Spoilers for the anime ending.
It’s hardly uncommon for anime to give its own twist to manga adaptations so that a season or series will not be left incomplete. Sometimes, these original elements work. Sometimes, they don’t. Unfortunately, Claymore belongs to the latter group. As I mentioned in the review, I don’t read manga much, so I don’t believe the anime ending was disappointing because it deviated from the manga. Rather, it’s the way the finale doesn’t quite fit the rest of the series that bothers me. There are a number of reasons for this.
01. Too much content
Claymore’s pacing has been of the slow and steady variety from the beginning itself. While I found this dull at first, as the anime progressed it was easy to see how the world-building and characterization benefitted from it. As a result, the sheer amount of things happening in the final two episodes is jarring. We have Rigaldo, Clare losing control, Priscilla showing up, the ensuing chase, their fight, Raki’s idiocy, Jean’s sacrifice etc There are a lot of intense events that as individual occurrences are of varying levels of quality but when taken as a single unit feels like the creators tried to cram too much at the end. This is the least of the ending’s problems though.
Throughout the series, Priscilla was developed as this immensely powerful Awakened Being, to the point that it became doubtful how Clare was ever going to kill her. She was a considerable threat and though she was absent for a large part of the show, her existence alone added some tension to the story. And then, after killing Rigaldo, Clare senses Priscilla and follows her, naturally resulting in a fight. It’s a good battle, or at least it is until Clare actually beats her. All that build-up and we see Priscilla defeated because Clare gets a rapid series of power-ups. Oh and also because Priscilla becomes terrified of Teresa whom she senses in Clare. Words cannot capture how flimsy this is. Yes, Priscilla is not mentally stable. But you can’t just create such an overpowered villain, foreshadow an epic battle and then conclude it in a way that’s not even remotely satisfactory. Even if I were able to accept that Priscilla was somehow beaten by partially Awakened Clare and Priscilla’s own fear, what happens after her defeat ruins what little credibility it retains. Which brings us to the next point,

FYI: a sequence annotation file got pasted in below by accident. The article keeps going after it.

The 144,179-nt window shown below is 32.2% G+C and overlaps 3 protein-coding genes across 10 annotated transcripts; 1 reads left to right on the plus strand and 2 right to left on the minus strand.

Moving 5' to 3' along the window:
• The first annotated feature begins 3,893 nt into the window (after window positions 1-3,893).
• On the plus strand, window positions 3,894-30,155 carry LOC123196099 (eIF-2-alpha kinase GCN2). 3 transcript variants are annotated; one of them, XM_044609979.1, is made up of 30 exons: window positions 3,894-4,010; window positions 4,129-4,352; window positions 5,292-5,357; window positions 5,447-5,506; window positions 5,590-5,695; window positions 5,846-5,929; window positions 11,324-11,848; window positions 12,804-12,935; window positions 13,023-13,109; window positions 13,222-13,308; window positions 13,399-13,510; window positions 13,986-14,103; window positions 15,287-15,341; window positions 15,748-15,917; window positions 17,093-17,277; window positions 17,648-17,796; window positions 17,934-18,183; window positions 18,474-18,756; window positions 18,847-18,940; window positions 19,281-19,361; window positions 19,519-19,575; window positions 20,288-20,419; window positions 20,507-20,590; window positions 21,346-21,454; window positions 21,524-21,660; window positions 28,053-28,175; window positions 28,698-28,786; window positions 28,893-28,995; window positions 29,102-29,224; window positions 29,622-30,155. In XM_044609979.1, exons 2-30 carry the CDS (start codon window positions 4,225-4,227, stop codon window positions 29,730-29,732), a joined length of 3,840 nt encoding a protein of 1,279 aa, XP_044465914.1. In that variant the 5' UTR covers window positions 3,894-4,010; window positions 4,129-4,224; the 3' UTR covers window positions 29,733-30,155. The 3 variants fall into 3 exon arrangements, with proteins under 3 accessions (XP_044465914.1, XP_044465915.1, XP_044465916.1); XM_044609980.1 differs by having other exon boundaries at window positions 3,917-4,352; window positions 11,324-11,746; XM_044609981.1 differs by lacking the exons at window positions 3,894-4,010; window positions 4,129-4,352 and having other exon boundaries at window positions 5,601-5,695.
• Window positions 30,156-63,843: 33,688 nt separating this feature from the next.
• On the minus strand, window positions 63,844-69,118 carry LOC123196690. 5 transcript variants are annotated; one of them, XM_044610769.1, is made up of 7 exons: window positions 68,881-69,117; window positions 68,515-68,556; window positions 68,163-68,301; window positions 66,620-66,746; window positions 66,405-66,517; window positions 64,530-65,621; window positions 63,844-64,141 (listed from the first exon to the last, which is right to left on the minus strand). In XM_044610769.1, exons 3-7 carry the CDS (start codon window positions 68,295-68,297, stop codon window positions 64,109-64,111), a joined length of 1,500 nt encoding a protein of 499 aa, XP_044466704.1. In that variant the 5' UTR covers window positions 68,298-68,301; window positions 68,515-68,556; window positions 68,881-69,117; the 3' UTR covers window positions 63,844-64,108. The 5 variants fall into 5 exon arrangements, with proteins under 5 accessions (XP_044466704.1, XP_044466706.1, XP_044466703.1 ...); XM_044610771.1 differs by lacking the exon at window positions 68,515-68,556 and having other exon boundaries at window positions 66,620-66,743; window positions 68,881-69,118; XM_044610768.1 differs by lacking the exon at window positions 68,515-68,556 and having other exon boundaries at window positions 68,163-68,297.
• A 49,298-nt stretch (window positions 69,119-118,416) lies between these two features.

03. Raki’s stupidity
The incident that cemented my dislike of Raki was Elena’s mercy-kill in the second episode. Him trying to restrain Clare was just plain stupid, especially since she had already explained to him why a Claymore had to be killed before Awakening. Not to mention that Elena herself wanted to die. Still, you’d expect that after being more exposed to the twisted world of the Claymores, he’d become more practical. Well, no. When Clare is just about to kill Priscilla – which is what she actually became a Claymore for- Raki jumps in front of Priscilla spewing what are supposed to touching words about the futility of violence. I think I literally face-palmed at that point. Not only does this deny the story even the semblance of a gratifying ending and leave yet another end loose, it is also an act of utter idiocy. But hey, what do I know. Maybe Raki bonded so deeply with Priscilla during all the time she spent smelling him that it was enough of a reason for him to deny Clare – the woman who saved him and cared for him – her coveted revenge.
04. Inconclusive conclusion
There is no sense of an ‘end’ to Claymore’s ending. It could function as season’s conclusion but as a series ending? No. There are far too many loose ends. What happens to the surviving Claymores? Will the Organization keep sending them on more suicide missions? What about the Organization itself and Miria’s investigation? What will happen with the Abyssal Ones and Priscilla? The questions continue. It’s been nine years and the manga is finished, so will there be a second season? Who knows.
05. The journey continues, aimless
At the end, we see Clare and Raki continue their journey, much like they did before Ophelia showed up and everything went to hell. My question is, what’s the point? Clare defined her existence as a Claymore with the purpose of killing Priscilla. Except that she didn’t kill Priscilla when she had the chance because her sidekick turned out to be a bleeding-heart fool. So unless Clare intends to seek out Priscilla again, which doesn’t seem likely, she has lost what drove her so far. ‘Live your life as a human’ is nice to hear but rather improbable since Clare no longer is human and is actively shunned by human society. Not to mention she won’t even age so a happy ever after with Raki is at best temporary. I understand that the ending is trying to be positive and peaceful but that doesn’t quite work out.
After harping this much about the defects of the climax, I’ll end the post with the one thing that I loved about the ending. Jean’s sacrifice is badass no matter how you look at it. She’s a character that appeared in only a limited number of episodes but her honor and loyalty makes her very likeable. Her death scene is arguably one of the best scenes in the series. She goes out with dignity while saving Clare the way Clare saved her. It’s a beautiful scene, emotional and bittersweet, and it almost manages to save the finale from being a complete mess.